Although a x86 processor, Larrabee is a different undertaking than Intel’s other chip efforts, offering a multi-purpose many-core unit that can handle graphics functions as well as more broader computing ones. Performance graphs and more detail can be found in Intel’s official 2008 Siggraph paper on Larrabee, entitld ‘Larrabee: A Many-Core x86 Architecture for Visual Computing’ can be found here. The first versions of Larrabee are expected to arrive later this year with the first commercial products powered by the chip, including video cards, pegged to roll out by early 2010.
What will the products that emerge out of the Larrabee project provide that is not already on the market?
One of the key things that Larrabee architecture gives games companies is a tremendous amount of additional flexibility and programmability – things that they’ve been asking for many years. And that provides them with the ability to do things and innovate in very different ways than they’ve been able to before. First and foremost is going to be a very performing graphics and throughput architecture, and it’ll provide all of that through direct X and Open GL. The majority of games and usage of Larrabee architecture will be through that. And there will be a smaller per centage of games developers that are going to go out and innovate on top of what we provided through what we call the Larrabee native interface.
Nvidia and ATi currently represent something in the region of 98 per cent of the GPU market. How will you convince the industry you provide a better alternative?
I think a big part of that is that we’ve been working with a lot of game developers. All of the input and design of Larrabee comes with the involvement of various software firms in the industry. It’s very much driven by feedback form the industry, telling us the types of thing they would like to do, and how can they do them. We’ve tried to incorporate that in.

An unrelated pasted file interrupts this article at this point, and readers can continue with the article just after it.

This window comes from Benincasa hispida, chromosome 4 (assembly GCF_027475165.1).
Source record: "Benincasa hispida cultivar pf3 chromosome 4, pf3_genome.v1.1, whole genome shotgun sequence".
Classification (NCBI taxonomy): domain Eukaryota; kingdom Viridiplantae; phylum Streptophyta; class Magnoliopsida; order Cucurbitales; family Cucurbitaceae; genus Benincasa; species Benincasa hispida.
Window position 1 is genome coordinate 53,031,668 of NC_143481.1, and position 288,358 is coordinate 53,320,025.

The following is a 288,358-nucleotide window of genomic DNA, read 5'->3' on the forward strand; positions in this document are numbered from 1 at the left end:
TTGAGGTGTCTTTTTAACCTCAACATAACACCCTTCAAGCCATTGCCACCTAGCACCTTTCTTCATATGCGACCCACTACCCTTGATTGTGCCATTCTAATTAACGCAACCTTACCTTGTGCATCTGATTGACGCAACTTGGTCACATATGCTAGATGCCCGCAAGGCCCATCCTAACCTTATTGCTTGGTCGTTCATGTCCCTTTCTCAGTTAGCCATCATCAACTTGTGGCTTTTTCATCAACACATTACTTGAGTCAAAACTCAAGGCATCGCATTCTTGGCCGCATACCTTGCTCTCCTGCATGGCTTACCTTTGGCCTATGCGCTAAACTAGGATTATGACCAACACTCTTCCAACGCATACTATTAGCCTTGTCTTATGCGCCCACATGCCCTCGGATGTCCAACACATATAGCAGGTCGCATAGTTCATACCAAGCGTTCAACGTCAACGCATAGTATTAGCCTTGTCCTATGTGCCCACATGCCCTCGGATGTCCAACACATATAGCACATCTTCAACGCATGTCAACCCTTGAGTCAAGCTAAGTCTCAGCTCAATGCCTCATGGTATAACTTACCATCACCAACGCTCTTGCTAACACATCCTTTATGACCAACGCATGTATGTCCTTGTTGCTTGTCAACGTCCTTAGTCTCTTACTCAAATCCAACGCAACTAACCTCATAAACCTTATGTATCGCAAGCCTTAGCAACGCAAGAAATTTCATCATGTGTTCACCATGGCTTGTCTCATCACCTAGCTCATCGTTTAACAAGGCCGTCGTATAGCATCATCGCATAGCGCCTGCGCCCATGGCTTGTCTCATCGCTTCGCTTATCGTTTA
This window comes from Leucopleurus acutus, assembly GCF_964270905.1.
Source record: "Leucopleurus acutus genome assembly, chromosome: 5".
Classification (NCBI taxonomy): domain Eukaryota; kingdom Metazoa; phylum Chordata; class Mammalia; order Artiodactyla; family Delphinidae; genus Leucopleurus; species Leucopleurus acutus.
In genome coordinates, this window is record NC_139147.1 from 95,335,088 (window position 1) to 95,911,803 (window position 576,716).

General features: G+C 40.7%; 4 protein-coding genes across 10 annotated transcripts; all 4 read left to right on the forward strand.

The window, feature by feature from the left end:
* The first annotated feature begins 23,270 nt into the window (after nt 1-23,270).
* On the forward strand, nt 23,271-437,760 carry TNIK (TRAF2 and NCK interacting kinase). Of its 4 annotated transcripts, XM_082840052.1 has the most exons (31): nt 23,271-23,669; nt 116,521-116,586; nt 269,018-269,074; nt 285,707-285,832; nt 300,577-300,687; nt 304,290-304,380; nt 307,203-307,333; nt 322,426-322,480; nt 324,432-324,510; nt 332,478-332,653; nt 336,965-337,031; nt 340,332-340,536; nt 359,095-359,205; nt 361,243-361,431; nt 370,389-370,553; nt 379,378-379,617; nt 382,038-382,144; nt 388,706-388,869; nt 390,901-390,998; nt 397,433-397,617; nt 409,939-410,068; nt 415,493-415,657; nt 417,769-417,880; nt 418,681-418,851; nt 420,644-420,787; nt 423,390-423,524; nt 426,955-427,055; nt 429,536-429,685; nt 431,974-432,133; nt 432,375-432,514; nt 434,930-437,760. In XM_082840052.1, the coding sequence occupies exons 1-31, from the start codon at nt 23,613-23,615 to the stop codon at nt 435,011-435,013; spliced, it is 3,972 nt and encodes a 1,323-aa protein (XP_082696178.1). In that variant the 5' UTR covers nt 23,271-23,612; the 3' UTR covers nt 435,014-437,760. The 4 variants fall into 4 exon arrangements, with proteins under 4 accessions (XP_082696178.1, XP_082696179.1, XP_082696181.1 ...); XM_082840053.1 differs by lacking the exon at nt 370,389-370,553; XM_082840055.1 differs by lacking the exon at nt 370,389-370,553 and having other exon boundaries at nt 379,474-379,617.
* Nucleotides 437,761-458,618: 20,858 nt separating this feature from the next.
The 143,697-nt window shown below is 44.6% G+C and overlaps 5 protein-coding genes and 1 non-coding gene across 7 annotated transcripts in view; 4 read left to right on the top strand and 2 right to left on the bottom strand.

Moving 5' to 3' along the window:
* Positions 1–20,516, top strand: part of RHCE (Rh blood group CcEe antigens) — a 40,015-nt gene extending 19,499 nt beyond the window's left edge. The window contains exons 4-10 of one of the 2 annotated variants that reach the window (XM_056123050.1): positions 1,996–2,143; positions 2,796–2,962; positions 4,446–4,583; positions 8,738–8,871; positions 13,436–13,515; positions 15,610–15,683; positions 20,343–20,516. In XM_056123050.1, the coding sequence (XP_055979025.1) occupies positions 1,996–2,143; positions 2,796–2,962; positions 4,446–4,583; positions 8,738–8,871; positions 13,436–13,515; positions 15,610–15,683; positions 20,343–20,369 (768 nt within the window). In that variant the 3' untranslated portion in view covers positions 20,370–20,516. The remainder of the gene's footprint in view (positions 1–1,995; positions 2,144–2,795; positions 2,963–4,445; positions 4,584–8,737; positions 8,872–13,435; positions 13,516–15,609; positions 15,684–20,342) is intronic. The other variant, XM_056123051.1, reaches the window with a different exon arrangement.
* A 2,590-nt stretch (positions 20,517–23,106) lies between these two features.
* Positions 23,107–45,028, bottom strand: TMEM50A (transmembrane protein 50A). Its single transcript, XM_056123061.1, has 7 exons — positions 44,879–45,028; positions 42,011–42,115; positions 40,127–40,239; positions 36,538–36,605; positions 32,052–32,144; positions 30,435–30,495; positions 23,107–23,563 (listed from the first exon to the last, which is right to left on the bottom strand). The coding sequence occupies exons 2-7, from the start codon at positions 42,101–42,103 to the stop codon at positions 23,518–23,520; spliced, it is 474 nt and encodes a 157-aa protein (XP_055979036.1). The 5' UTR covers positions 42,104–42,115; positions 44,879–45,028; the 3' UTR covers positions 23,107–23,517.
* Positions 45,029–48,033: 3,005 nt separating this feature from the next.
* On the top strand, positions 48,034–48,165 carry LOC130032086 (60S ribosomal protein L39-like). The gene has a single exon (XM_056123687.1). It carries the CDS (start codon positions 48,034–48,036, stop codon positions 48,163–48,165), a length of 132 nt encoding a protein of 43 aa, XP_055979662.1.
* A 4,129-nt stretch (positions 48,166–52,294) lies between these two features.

That 98 per cent is what Larrabee is targeted at. And we are not new to the graphics market either. We are the biggest graphics vendor on this planet, most of the graphics components out there are Intel integrated graphics. Obviously you’re right, if you look to the graphics discreet market it is them, but its not that we’re entirely new to this world.
Larrabee has the ability to be more than graphics. It’s designed for a throughput architecture. Now that doesn’t mean that it can do everything in the world, but there are many things that are applicable top Larrabee. Graphics is probably the predominant one in the over all industry if you will. We’ve talked with other ISVs, medical imaging sections, oil, energy and gas, general image processing, and the financial market as well. There is applicability of the Larrabee architecture to those segments.
How important will relationships with games developers be to the project?
Very important. We’ve had a very heavy involvement in the graphics market overall for quite some time. We’re being very open and customer orientated by listening to the ISVs, talking to them and asking them what it is Larrabee needs to do, with regards to the general architecture of it as a lot of what is behind Larrabee architecture relies on the software infrastructure of it, allows us to simply change capabilities very fast. We don’t necessarily need to rev the hardware architecture and literally change the software architecture. We wanted to change the software rasteriser, we wanted to change the pixel shading logic processing, we can do that in software, which gives us a much faster turnaround. A lot of that is being driven very closely with the software companies that we’re working with.
What elements of Larrabee can be utilised by games developers?
All of them. It really comes back to this core. In the simplest case games developers will simply be able to use Larrabee like a DirectX and an OpenGL card. Theoretically they shouldn’t have to do anything to utilize Larrabee as a DirectX or OpenGL card. And that probably will be the majority of the usage of Larrabee architecture for them. For some additional people who want to go about there and innovate we give them a very flexible interface that slows them to program all the way down to the metal.